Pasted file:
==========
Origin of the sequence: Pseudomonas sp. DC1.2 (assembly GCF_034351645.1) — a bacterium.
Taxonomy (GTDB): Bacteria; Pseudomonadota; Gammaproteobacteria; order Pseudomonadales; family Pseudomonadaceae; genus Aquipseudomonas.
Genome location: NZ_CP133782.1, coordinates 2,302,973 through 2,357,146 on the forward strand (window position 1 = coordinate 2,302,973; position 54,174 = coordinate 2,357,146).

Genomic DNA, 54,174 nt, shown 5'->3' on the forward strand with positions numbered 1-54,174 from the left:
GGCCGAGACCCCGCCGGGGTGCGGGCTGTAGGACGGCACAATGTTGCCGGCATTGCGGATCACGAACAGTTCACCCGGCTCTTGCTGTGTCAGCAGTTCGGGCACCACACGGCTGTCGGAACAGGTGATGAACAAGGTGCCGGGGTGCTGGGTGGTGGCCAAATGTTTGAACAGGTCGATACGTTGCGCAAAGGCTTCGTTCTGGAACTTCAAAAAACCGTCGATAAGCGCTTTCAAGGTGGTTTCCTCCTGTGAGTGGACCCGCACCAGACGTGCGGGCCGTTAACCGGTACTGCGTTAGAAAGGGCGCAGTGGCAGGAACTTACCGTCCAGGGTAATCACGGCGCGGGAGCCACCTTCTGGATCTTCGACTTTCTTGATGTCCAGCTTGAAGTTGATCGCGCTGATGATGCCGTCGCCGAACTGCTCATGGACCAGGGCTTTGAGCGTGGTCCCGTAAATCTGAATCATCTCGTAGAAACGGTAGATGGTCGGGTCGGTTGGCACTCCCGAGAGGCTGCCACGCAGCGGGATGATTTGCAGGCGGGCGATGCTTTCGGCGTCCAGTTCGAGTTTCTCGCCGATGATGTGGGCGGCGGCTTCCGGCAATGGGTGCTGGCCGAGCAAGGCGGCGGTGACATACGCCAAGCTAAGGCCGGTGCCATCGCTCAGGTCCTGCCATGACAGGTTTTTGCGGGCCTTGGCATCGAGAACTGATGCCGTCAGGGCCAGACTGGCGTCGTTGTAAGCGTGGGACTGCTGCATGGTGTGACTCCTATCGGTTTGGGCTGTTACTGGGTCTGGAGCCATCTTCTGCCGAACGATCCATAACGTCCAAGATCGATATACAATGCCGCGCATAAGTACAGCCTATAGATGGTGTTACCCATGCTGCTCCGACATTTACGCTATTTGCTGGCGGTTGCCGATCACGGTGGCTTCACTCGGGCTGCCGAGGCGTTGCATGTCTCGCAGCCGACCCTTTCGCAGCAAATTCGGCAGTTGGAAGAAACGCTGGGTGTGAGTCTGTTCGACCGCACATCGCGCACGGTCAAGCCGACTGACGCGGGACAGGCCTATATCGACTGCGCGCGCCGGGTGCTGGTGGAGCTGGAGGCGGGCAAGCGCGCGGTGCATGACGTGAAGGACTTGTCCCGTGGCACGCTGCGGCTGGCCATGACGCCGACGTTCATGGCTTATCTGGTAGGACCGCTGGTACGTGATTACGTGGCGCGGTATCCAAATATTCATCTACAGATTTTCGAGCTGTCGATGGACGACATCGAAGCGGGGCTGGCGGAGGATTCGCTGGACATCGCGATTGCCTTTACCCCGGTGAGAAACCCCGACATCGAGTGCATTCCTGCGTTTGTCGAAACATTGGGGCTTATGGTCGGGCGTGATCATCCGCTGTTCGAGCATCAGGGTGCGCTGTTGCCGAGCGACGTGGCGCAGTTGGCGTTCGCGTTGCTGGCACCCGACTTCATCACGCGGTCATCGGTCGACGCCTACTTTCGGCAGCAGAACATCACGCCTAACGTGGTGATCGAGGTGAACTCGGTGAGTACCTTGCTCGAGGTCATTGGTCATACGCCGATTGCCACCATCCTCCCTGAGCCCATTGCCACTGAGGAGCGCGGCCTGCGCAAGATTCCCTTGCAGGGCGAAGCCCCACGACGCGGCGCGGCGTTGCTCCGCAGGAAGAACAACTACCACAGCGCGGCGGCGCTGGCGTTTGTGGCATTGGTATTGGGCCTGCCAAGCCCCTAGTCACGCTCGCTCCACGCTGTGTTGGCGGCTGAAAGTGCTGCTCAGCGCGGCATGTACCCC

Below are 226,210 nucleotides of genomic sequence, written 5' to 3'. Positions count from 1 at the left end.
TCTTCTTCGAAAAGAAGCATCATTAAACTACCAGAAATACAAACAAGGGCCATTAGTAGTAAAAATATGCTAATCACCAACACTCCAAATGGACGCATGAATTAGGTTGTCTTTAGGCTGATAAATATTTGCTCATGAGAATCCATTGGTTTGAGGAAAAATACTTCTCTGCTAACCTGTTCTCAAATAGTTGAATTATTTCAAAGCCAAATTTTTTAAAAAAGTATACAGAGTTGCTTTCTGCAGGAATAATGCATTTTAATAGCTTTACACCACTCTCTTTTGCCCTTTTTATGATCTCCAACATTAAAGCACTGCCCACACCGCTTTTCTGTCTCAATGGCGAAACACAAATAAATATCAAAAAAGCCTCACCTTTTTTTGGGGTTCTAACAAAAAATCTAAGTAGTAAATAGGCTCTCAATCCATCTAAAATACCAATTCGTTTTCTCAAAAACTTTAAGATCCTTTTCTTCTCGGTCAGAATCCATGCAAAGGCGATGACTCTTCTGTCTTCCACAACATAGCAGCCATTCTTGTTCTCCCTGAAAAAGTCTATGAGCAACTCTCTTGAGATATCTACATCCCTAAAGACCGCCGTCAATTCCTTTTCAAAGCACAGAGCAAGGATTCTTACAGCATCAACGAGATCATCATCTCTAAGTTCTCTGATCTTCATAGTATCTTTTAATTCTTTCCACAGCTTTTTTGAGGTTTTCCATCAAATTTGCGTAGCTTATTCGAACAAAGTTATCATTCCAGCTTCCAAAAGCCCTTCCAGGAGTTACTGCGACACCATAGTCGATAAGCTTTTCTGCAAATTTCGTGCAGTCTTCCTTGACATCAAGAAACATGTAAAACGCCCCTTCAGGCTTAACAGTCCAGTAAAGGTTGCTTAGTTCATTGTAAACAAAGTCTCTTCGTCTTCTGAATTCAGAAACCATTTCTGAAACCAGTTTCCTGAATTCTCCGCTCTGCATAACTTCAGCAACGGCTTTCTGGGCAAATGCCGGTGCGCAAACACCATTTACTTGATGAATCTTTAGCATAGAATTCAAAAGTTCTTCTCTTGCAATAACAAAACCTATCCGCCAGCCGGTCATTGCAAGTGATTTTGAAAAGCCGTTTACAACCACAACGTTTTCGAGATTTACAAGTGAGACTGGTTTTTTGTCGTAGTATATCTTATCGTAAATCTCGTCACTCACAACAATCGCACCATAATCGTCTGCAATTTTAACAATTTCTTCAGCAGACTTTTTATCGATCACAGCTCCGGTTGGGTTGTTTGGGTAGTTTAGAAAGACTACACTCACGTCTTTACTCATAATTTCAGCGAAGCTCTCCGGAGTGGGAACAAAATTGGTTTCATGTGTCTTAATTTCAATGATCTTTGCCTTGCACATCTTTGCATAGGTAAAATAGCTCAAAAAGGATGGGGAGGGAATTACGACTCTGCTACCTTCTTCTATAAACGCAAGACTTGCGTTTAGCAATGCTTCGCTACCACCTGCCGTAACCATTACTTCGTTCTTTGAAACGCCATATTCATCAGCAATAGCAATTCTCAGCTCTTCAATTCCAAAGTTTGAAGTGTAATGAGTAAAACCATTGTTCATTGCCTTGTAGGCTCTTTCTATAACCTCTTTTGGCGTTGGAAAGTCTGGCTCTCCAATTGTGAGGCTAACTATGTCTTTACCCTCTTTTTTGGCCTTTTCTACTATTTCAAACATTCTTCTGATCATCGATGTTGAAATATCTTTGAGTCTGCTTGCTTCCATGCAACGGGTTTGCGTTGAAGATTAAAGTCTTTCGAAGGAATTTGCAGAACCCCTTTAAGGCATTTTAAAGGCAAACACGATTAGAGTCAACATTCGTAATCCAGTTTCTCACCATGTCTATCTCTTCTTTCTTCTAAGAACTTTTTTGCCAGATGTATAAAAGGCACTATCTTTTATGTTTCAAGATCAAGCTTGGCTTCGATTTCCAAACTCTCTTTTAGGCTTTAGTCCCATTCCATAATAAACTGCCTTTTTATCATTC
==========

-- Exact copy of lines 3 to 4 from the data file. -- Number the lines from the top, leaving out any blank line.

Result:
Genome location: NZ_CP133782.1, coordinates 2,302,973 through 2,357,146 on the forward strand (window position 1 = coordinate 2,302,973; position 54,174 = coordinate 2,357,146).

Genomic DNA, 54,174 nt, shown 5'->3' on the forward strand with positions numbered 1-54,174 from the left: